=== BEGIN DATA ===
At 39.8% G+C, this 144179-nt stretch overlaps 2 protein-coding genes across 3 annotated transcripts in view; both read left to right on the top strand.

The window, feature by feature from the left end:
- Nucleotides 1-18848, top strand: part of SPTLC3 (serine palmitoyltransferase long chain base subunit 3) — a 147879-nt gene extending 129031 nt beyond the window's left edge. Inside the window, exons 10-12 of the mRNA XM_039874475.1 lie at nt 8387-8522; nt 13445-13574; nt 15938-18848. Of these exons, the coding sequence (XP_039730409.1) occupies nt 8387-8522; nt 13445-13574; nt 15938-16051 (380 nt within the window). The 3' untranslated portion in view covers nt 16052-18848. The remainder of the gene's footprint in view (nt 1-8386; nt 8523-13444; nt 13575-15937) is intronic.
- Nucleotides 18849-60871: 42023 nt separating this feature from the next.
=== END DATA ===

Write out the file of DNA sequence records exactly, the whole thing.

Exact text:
At 39.8% G+C, this 144179-nt stretch overlaps 2 protein-coding genes across 3 annotated transcripts in view; both read left to right on the top strand.

The window, feature by feature from the left end:
- Nucleotides 1-18848, top strand: part of SPTLC3 (serine palmitoyltransferase long chain base subunit 3) — a 147879-nt gene extending 129031 nt beyond the window's left edge. Inside the window, exons 10-12 of the mRNA XM_039874475.1 lie at nt 8387-8522; nt 13445-13574; nt 15938-18848. Of these exons, the coding sequence (XP_039730409.1) occupies nt 8387-8522; nt 13445-13574; nt 15938-16051 (380 nt within the window). The 3' untranslated portion in view covers nt 16052-18848. The remainder of the gene's footprint in view (nt 1-8386; nt 8523-13444; nt 13575-15937) is intronic.
- Nucleotides 18849-60871: 42023 nt separating this feature from the next.